Some Recent Memoirs



I haven't blogged yet on the terrible news that Elizabeth Edwards received last week and that Tony Snow received yesterday. Of course, all my sympathies are with them. They both want to keep on doing the work they've been doing, and I applaud them for doing so. I just want to share a post by blogger G. M. Roper (linked via Instapundit), which I found very moving. Roper is a cancer survivor who reprints the E-mail Tony sent him.


Arthur Herman, historian of the Royal Navy, pronounces its demise with the capture of 15 British sailors by the forces of Iran.


I recently saw the movie The Namesake, about Indian immigrants to the United States. I'd like to give a plug here to my friend from Michigan Diane Checklich, who has made an engaging movie on a similar subject, Offshore, about Indians sent to the United States to learn how to set up a call center back in India. But the about-to-be-laid-off American call center workers try to sabotage them. Both movies present an interesting view into the lives of some of the tens of thousands of immigrants to the United States from India. Highly recommended.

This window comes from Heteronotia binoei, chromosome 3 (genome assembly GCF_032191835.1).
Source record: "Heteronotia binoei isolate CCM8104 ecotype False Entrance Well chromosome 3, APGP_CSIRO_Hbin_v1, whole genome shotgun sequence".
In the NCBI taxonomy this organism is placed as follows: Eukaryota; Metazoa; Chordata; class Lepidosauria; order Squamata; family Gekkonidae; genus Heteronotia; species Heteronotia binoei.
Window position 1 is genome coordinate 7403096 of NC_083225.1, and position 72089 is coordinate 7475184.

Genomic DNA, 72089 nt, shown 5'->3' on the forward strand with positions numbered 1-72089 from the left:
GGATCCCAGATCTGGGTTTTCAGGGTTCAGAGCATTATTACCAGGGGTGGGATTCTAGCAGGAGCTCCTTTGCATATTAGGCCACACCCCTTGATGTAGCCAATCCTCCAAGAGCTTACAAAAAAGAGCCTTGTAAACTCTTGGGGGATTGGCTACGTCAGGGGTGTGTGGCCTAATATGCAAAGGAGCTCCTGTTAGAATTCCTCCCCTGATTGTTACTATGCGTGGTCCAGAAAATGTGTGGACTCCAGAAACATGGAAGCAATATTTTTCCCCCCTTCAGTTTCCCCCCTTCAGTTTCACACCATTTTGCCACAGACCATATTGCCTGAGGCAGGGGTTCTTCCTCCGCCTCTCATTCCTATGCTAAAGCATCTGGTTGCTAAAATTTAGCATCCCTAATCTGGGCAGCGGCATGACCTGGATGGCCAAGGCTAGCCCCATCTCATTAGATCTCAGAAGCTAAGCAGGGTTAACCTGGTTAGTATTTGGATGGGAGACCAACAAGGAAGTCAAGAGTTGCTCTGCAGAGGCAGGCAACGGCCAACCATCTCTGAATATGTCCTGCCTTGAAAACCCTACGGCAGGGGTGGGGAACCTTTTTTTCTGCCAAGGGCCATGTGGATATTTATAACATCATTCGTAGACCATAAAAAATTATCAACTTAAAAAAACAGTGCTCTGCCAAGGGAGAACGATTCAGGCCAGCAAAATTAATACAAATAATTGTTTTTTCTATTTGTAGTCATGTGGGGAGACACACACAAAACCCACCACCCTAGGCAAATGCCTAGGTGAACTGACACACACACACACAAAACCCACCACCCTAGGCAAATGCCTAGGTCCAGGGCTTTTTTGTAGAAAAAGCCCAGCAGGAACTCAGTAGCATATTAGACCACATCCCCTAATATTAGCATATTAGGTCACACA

Here's an illuminating interview with author Michael Crichton on global warming. Everything he says seems to make good sense to me. Here's a fun excerpt:

I conclude fears are a matter of fashion. Worries are like clothing styles, they come and go, rise and fall, based on what the worry fashion leaders tell the herd of independent minds to fear this year. 

I knew Crichton, slightly, at Harvard; he was two years ahead of me, and we were both on the Crimson. As I recall, he was book editor one year, and regularly ran his Soc Rel (Harvardese for sociology) tutorial papers as book reviews. They were tediously boring; I can't imagine that anyone actually read them. No sign whatever that he would become a bestselling, name-brand author.